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5 thoughts on “3 questions for the ‘program kid’

  1. Thank You Thomas for sharing this, it will be extremely helpful to us as parents and professionals to be mindful, genuine and to respect your experiences and insight. It is a window of opportunity to get the adult responses of this right for our kids, to advocate for their voice and acceptance of the difference in communication that we do not always understand or interpret while in the moment. Just as important to guide our systems to work harder to do what we can to improve and grow in implementing the best care for our youth.

    1. Thank you for this. Hearing that my story can help better the experience and care for future youth makes me know that this pain has purpose and it inspires me to share more and more.

  2. Thank you for sharing this. I have understood that triggers can be everywhere, but you brought the severity of them to light. I personally will always try to keep my questions forward thinking instead of asking about the past. A friend I know just answers questions like #2 with just “It’s a trigger.”. I think it say as much as needs to be said. I live with two who have their own triggers, and know that that’s as much information as I need to let them alone to process it. If they want help, they will ask.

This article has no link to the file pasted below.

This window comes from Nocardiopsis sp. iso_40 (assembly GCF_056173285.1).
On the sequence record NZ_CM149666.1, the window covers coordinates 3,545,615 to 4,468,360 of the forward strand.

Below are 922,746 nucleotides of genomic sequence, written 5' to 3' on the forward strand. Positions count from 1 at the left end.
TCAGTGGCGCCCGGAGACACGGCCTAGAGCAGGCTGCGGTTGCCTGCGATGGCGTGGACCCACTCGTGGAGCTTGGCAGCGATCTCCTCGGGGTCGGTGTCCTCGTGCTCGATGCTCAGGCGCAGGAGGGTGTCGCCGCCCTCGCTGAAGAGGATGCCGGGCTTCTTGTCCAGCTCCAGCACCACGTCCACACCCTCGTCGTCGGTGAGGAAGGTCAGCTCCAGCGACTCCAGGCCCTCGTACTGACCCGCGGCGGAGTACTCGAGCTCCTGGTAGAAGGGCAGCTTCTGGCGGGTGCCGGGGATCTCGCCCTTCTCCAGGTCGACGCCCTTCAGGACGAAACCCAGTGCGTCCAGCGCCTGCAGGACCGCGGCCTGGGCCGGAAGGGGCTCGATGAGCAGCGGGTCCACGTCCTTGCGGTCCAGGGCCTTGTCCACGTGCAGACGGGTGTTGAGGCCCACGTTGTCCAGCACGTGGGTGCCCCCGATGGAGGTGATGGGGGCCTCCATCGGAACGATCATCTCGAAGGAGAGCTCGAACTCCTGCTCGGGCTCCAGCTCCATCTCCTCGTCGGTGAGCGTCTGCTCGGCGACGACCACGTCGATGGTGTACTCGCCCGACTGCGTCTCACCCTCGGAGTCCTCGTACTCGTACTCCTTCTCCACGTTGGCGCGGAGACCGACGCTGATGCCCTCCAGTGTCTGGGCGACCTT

3. Thank you.

    No one can understand such things that you have lived.

    Even someone who experienced the same things. It is just not possible.

    One simply trying to put themselves in another’s shoes never work.

    Thank you for sharing.

    We can all use a little more insight from another’s prospective.

  4. Tom, thank you for sharing your experience. Reading this truly saddened me. I feel that people are asking all the wrong questions. We should be making sure someone feels supported, not triggered, but our questions when trying to get to know a new participant in our programs. It is so important for us as staff to come from a trauma-informed place so that we are not causing more harm to those we are trying to help. Rather than asking “Why don’t you enjoy the things you used to?” we should be asking “What do you think you might want to try at this point in time?”. Instead of asking “Why do you shut down over seemingly basic things?” we should be asking “How can I support you when you feel triggered?” and “How can I help you identify triggers and help you develop a plan on how to get through them?” We all want to see our participants to succeed, but that will only be achieved when we fully understand two things: 1) everyone has different needs and using the same approach for each participant is not going to work, and 2) providing trauma-informed care gives power back to the individual who may feel powerless and creates a more supportive environment for that individual to grow.
    Tom, you have shown a great deal of courage in answering those questions. I hope you remember that healing takes time; change is a process not an event. May you find moments of joy in your journey and may they inspire hope along the way.